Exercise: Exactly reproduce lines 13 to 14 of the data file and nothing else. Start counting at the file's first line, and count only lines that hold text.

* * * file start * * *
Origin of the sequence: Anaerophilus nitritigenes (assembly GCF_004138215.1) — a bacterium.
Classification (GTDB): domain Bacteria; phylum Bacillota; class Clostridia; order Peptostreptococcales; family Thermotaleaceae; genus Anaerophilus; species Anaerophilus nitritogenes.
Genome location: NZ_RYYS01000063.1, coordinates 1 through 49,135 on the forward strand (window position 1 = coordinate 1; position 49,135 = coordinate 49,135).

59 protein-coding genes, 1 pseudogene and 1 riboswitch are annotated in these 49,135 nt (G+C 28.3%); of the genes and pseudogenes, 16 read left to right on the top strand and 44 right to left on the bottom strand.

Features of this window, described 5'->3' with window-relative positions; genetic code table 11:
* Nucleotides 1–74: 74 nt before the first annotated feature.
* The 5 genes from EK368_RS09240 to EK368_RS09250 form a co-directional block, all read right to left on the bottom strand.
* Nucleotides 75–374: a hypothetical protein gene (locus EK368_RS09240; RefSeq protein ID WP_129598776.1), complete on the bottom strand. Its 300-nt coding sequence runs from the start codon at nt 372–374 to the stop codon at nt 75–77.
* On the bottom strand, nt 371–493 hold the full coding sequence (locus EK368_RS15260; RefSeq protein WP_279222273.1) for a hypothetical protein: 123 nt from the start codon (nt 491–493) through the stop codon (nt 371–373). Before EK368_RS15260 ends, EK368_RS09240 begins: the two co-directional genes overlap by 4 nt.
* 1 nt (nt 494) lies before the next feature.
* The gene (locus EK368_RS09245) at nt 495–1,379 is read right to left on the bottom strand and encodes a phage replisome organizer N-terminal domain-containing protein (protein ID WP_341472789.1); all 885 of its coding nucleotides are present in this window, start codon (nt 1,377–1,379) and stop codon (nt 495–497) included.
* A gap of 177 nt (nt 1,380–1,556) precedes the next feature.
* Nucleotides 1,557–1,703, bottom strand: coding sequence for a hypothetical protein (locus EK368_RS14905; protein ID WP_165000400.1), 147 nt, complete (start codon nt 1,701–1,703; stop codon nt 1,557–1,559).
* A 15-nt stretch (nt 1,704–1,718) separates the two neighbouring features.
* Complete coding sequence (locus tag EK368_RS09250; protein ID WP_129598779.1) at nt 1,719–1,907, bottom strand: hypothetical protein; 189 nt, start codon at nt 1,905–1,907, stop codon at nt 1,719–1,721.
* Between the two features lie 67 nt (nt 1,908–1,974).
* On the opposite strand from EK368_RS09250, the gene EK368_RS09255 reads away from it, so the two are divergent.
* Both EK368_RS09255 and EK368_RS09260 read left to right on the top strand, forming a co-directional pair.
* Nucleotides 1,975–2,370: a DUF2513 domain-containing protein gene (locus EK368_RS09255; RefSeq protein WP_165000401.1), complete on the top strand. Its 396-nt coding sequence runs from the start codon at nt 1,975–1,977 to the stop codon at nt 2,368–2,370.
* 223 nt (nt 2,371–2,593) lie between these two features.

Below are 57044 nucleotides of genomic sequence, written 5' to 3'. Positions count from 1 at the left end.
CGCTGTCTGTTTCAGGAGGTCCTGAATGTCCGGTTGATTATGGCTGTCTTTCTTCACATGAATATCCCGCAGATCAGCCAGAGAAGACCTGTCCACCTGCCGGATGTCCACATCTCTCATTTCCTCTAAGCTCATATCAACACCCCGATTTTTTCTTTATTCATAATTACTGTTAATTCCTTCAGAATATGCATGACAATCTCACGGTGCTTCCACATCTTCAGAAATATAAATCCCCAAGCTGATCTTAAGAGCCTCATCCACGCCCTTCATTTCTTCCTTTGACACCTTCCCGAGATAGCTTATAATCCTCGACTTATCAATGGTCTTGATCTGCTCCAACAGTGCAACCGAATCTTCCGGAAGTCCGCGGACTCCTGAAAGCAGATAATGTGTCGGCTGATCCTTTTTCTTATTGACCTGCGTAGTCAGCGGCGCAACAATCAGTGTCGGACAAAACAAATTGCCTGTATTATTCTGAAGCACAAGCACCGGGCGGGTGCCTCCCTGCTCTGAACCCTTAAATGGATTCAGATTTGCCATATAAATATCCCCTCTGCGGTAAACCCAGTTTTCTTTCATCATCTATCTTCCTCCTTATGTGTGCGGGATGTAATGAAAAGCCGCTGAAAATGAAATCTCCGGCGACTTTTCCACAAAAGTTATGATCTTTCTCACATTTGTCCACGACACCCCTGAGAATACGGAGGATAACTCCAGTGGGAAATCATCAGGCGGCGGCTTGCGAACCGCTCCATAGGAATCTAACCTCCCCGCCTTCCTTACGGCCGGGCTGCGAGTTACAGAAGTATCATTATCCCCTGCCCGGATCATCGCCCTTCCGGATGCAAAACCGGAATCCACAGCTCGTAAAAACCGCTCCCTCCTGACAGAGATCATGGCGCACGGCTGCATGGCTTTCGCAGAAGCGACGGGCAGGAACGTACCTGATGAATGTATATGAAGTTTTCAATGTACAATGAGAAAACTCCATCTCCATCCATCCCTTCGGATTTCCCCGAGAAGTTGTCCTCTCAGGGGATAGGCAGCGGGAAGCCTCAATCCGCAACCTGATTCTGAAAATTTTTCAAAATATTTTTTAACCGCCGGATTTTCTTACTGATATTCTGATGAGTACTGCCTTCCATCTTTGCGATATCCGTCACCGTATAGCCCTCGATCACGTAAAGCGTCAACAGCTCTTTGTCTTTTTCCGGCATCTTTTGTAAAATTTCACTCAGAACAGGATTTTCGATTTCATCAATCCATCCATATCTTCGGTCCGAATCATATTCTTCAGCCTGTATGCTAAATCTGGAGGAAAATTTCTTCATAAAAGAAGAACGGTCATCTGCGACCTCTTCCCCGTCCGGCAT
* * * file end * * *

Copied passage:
* Nucleotides 1,557–1,703, bottom strand: coding sequence for a hypothetical protein (locus EK368_RS14905; protein ID WP_165000400.1), 147 nt, complete (start codon nt 1,701–1,703; stop codon nt 1,557–1,559).
* A 15-nt stretch (nt 1,704–1,718) separates the two neighbouring features.